Map of the southern coasts of the island of Newfoundland, Philippe Buache, 1733, public domain
The Acadian refugees in North Atlantic
In 2004, the Canadian province of Newfoundland and Labrador and the French overseas community of Saint-Pierre and Miquelon together celebrated 500 years of French presence in the region. This event was very natural because if the two neighbors are today separated by an international border, they shared a long common history immersed in the endless colonial British and French conflict. Here are some historical landmarks to understand the Acadian history of this region so coveted by the two great powers…
Foundation of the Plaisance colony
From the beginning of the 16th century, Breton, Norman and Basque fishermen frequented the waters of Newfoundland where cod was abundant and very much prized by Europeans. The seasonal exploitation of the French fishing posts reached its peak around 1550, when the French ports sent several hundred boats each year, much more than the Spanish, Portuguese and British ports. In the 17th century, however, only the British and the French were able to establish permanent settlements in Newfoundland, whose economy was entirely based on cod fishing and trade.
It was at Plaisance (present-day Placentia), on the west coast of the Avalon Peninsula, that the French colony was founded with a governor appointed in 1662, while Saint John’s was the capital of the British colony, on the same peninsula’s east coast. In fact, whereas the British were on the northern part of Newfoundland, the French occupied the southern part. The small fishing villages under French administration extended from the western part of the Avalon Peninsula to Cape Ray and the Port-au-Port Peninsula to the west. Among these sedentary villages was St. Pierre, fishing port of the small archipelago of St. Pierre and Miquelon which was founded around 1604 by Breton, Norman and Basque fishermen. Therefore, the need to control the fisheries in Newfoundland would very quickly exacerbate the Franco-British rivalry.
Substituting Louisbourg to Plaisance
In 1713, the Treaty of Utrecht put an end to Spain’s war of succession in Europe. In the Gulf of St. Lawrence, France had to yield to England the colony of Plaisance and the islands of St. Pierre and Miquelon, but also and especially peninsular Acadia, renamed Nova Scotia.
However, France retained Isle Saint-Jean (now Prince Edward Island), as well as Isle Royale (present-day Cape Breton Island), where construction of the fortress of Louisbourg would soon begin. Isle Royale also replaced Plaisance as a French fishing and trading colony in the Gulf of St. Lawrence. While Newfoundland and its adjacent small islands had become exclusively British, the French had been able to retain a right to fish and dry on the shores of Newfoundland from Cape Bonavista to Point Riche (the French Shores) without being permitted to colonize any site.
By 1714 in order to remain French, most inhabitants of Plaisance and Saint-Pierre and Miquelon had to leave their homeland and settle on Isle Royale. Protected by its fortress, the colony of Louisbourg quickly became the hub of the North Atlantic intercolonial trade. In Nova Scotia, most Acadians still refused to take an oath of allegiance unconditionally to the new colonial power, that is the Crown of England. The British supported it, all the less, because the French had not given up building a new Acadia, with the support of Acadians and Mi’kmaq allies.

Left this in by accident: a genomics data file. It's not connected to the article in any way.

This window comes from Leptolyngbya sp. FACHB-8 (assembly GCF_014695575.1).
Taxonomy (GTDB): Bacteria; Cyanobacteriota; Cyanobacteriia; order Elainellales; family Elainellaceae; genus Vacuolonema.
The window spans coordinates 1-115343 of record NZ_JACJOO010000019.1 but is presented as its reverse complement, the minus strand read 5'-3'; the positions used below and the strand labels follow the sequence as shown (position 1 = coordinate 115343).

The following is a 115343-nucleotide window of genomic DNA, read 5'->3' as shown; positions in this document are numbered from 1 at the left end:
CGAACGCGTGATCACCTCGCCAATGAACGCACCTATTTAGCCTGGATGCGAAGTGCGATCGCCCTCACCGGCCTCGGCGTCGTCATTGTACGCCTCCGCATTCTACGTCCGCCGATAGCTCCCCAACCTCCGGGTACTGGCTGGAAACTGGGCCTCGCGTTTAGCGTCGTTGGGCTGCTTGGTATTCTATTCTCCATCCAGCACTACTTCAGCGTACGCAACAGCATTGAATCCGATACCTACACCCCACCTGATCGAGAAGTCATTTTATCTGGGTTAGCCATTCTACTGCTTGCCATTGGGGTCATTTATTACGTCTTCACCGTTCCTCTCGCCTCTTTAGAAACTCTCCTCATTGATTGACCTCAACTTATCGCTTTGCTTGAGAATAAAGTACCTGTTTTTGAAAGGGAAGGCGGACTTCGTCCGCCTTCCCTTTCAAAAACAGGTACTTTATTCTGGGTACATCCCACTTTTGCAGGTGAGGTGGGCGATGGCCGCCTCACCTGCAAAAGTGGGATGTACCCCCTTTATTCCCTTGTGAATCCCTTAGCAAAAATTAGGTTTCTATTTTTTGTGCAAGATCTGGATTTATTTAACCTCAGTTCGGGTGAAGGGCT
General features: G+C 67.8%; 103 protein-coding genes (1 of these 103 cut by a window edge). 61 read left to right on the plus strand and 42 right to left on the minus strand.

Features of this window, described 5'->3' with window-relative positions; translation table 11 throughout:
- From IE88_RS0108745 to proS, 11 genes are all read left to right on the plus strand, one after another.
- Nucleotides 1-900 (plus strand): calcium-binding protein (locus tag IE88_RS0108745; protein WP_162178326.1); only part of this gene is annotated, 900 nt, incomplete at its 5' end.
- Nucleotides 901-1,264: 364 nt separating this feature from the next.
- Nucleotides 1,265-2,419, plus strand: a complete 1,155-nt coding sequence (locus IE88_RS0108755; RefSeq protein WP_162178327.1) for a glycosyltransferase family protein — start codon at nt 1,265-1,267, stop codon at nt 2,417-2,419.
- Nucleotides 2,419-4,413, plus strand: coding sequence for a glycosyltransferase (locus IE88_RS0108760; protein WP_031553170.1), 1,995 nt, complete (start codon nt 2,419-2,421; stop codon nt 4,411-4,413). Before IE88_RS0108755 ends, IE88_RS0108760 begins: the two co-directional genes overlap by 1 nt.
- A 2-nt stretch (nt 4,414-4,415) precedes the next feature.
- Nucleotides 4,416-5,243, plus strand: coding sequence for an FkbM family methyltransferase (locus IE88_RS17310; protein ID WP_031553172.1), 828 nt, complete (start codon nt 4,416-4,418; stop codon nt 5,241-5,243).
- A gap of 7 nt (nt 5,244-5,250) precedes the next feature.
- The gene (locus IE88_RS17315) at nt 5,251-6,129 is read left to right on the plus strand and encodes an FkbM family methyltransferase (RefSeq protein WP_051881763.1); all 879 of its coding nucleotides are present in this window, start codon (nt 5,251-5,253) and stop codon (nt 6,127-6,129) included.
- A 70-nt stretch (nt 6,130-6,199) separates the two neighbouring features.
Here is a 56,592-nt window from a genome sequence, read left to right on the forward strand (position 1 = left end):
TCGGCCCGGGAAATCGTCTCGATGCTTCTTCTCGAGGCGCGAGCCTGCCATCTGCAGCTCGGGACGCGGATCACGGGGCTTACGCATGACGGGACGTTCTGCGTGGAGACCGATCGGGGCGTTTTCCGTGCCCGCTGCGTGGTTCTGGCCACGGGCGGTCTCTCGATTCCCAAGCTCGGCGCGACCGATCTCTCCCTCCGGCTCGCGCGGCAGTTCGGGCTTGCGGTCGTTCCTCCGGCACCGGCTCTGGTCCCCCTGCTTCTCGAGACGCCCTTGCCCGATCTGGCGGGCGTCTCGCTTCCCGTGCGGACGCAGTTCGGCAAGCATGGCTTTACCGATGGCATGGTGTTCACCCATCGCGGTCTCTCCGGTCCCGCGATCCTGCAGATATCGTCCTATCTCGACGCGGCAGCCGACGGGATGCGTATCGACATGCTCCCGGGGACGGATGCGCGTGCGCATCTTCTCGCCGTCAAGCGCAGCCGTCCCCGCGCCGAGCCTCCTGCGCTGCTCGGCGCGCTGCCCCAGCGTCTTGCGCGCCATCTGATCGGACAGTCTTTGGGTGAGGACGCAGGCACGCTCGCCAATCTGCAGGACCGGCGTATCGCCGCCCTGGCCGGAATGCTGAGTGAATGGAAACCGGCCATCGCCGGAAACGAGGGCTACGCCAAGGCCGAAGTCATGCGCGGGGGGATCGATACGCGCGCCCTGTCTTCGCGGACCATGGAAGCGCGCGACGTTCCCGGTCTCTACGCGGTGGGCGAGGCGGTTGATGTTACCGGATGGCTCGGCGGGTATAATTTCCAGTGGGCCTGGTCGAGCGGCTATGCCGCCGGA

In August 1755, the governor of Nova Scotia ordered the massive deportation of the Acadians. It was so zealously executed that in the spring of 1756 more than 6,000 Acadians had been deported and dispersed to the original American colonies. Many of their compatriots did nevertheless manage to take refuge in Quebec and on Isle Royale as well as Isle Saint-Jean, both islands being under French sovereignty. In 1758, the Seven Years’ War, begun four years earlier in North America, began to turn in favor of the British. On July 26th, they captured Louisbourg, and four weeks later they took possession of Isle Saint-Jean. The French and Acadian civilian population of Isle Royale together with the overwhelmingly Acadian inhabitants of Isle Saint-Jean were deported to France.
Extension of fishing rights
In 1763, the Treaty of Paris definitively ended the French presence in North America, except in Newfoundland, where the French retained their right to fish and dry on the French Shores. France also obtained, by way of “compensation”, the restitution of the small archipelago of Saint-Pierre and Miquelon intended to serve as a base for its fishery activities in the region which continued to be lucrative. Moreover, the Treaty allowed France to build civilian structures on the archipelago but only for the sole purpose of fishing and to maintain a small garrison for policing purposes exclusively. Soon, former residents of Louisbourg arrived and settled in Saint-Pierre. They were joined shortly afterwards by many Acadian refugees, originally from Nova Scotia, who preferred to settle in Miquelon. But the long ordeal of all these people in exile was far from over, in an international context still hectic… See Saint-Pierre and Miquelon – Fishermen in Saint-Pierre and Acadians in Miquelon.
But that’s not all. In 1783, the Treaty of Versailles, recognizing the independence of the United States, granted France an extension of its fishing zone to Newfoundland. It now extended further west, between Cape St. John and Cape Ray, but still without the possibility of establishing a colony. The French got back the Port-au-Port Peninsula and Saint-Georges Bay which they had to leave after the abandonment of the Plaisance colony. It is probably before the end of the 18th century that the first Acadian families settled in St. Georges Bay without being expressly authorized… See Newfoundland – When the French fishermen joined the Acadian settlers.